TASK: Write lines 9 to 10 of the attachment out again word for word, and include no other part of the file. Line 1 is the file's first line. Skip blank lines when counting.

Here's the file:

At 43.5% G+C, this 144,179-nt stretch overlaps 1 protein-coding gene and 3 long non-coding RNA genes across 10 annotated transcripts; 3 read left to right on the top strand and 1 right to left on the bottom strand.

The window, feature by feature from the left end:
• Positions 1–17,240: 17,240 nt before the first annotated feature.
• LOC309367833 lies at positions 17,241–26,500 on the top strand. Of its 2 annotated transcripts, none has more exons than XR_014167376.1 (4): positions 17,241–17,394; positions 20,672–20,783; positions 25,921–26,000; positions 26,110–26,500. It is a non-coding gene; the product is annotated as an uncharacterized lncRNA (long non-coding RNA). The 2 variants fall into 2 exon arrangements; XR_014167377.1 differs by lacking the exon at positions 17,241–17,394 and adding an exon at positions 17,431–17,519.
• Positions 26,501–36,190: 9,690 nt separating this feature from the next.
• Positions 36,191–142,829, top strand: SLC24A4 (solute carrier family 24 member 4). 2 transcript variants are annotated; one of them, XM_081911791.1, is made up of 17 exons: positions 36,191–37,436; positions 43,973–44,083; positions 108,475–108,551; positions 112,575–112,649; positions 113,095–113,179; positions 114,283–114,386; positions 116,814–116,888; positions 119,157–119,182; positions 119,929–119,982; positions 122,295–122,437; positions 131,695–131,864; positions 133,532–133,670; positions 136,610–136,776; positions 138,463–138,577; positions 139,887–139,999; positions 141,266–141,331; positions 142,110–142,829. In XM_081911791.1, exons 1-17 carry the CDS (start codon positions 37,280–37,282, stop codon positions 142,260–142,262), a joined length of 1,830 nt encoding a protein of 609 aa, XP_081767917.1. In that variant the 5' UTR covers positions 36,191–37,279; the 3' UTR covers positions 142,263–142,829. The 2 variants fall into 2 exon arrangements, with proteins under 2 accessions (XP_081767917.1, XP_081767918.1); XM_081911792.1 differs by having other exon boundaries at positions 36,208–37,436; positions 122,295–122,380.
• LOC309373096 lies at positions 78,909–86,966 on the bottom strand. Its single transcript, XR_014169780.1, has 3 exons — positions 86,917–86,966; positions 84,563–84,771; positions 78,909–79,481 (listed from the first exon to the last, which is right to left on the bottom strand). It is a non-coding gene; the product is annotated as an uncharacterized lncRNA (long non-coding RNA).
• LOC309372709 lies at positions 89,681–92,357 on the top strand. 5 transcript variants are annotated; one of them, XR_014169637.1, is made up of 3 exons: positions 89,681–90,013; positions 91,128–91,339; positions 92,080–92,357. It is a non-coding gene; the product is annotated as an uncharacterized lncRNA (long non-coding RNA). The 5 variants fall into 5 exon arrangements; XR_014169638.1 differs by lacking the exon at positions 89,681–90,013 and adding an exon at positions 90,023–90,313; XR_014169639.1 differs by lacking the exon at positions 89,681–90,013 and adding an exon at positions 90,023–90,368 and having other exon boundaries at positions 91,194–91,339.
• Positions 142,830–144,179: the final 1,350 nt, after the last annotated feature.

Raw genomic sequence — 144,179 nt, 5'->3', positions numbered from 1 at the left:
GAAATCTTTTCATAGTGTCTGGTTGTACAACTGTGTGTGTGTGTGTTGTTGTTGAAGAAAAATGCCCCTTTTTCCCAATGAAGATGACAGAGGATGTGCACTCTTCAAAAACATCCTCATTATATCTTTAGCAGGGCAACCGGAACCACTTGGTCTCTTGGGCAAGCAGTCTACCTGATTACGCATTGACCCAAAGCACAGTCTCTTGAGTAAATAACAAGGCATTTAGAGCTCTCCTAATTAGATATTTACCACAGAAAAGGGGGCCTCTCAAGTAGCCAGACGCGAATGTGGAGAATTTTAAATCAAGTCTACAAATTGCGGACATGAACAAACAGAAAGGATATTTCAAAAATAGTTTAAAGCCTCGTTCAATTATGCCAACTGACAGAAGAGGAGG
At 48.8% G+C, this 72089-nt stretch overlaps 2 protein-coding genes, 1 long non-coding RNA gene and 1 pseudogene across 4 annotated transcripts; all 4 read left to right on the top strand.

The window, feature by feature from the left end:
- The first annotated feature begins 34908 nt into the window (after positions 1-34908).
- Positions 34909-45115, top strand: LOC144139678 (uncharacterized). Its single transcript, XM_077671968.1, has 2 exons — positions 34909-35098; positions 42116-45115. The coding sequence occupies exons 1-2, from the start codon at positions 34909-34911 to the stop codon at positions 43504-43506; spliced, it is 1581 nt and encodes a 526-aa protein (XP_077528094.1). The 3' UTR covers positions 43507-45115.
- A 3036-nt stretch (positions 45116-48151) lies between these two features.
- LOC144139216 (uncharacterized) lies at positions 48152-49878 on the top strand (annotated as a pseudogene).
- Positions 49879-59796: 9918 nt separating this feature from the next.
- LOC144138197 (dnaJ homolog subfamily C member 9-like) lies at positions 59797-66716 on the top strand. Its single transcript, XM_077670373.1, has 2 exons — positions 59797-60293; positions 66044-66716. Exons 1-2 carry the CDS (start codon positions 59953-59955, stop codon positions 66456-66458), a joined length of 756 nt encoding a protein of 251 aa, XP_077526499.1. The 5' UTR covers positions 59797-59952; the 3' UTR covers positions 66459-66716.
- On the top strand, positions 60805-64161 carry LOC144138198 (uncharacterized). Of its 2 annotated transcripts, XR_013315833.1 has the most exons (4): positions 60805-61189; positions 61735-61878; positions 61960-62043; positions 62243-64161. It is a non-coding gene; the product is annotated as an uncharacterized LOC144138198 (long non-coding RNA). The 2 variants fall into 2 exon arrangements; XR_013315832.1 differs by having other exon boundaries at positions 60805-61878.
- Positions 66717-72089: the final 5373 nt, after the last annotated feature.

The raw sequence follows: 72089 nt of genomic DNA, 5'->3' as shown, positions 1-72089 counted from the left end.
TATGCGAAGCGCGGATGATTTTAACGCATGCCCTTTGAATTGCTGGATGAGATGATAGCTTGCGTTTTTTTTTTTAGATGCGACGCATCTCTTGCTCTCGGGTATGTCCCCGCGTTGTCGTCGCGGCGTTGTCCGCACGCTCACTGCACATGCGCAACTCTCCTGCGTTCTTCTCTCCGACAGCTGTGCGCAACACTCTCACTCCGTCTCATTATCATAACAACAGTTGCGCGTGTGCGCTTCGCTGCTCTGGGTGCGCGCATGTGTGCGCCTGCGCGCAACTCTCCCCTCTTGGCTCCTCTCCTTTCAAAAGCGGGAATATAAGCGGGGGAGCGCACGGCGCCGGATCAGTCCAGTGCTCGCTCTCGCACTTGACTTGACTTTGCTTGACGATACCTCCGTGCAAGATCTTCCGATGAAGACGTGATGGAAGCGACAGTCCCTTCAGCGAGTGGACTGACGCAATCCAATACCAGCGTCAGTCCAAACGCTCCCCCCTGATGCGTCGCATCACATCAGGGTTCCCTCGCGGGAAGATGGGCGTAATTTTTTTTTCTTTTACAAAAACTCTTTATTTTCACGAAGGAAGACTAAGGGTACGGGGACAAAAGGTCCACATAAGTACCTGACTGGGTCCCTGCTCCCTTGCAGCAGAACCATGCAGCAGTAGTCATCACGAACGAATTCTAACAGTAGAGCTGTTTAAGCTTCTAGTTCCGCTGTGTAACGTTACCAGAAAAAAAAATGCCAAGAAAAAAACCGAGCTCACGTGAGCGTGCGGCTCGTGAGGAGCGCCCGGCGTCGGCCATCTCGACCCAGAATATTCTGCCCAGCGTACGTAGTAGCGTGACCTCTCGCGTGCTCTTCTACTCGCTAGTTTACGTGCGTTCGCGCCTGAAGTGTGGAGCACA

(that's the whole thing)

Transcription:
• Positions 142,830–144,179: the final 1,350 nt, after the last annotated feature.

Raw genomic sequence — 144,179 nt, 5'->3', positions numbered from 1 at the left: